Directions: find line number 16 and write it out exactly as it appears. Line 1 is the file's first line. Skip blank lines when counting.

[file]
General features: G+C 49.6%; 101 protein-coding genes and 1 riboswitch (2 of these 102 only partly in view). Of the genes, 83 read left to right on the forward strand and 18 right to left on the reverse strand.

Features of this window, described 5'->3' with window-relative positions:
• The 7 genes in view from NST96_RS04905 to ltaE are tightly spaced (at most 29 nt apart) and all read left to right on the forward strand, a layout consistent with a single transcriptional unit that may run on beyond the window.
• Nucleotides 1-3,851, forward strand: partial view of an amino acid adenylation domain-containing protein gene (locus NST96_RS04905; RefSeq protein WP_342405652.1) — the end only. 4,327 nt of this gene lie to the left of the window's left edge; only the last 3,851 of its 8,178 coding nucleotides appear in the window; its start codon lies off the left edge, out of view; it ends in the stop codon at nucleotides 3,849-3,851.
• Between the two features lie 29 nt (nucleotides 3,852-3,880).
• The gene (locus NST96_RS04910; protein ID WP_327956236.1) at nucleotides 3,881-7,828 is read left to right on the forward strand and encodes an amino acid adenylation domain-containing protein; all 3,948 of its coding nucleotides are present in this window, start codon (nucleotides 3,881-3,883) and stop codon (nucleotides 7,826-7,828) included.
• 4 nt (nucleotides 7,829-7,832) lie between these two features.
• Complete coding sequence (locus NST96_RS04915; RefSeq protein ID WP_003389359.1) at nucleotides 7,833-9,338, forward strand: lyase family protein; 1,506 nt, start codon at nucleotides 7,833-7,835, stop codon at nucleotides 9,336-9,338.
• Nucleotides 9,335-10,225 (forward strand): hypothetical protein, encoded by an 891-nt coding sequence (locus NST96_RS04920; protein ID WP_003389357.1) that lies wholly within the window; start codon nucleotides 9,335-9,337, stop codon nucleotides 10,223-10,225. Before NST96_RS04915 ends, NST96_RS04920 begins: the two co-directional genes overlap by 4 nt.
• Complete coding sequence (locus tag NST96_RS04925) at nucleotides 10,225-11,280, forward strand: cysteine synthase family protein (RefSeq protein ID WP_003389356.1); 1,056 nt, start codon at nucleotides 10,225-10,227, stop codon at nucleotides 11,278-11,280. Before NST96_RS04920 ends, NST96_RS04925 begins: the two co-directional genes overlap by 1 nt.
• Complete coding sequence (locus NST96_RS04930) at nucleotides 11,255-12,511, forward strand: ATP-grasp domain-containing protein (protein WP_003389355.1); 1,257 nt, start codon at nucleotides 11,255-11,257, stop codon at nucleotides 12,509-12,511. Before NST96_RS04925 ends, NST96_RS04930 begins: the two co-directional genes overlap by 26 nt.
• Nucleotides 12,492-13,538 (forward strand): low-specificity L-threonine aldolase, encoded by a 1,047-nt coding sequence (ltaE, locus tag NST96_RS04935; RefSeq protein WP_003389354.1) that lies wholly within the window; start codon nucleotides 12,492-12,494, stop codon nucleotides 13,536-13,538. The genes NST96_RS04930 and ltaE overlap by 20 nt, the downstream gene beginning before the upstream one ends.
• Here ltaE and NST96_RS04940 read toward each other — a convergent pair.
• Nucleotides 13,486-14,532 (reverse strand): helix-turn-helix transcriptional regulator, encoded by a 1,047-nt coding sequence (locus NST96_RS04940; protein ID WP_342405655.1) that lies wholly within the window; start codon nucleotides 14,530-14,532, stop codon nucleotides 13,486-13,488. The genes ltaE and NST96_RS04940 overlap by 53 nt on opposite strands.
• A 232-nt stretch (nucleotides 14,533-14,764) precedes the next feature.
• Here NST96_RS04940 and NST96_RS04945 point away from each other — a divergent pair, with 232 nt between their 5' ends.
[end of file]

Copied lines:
• Here NST96_RS04940 and NST96_RS04945 point away from each other — a divergent pair, with 232 nt between their 5' ends.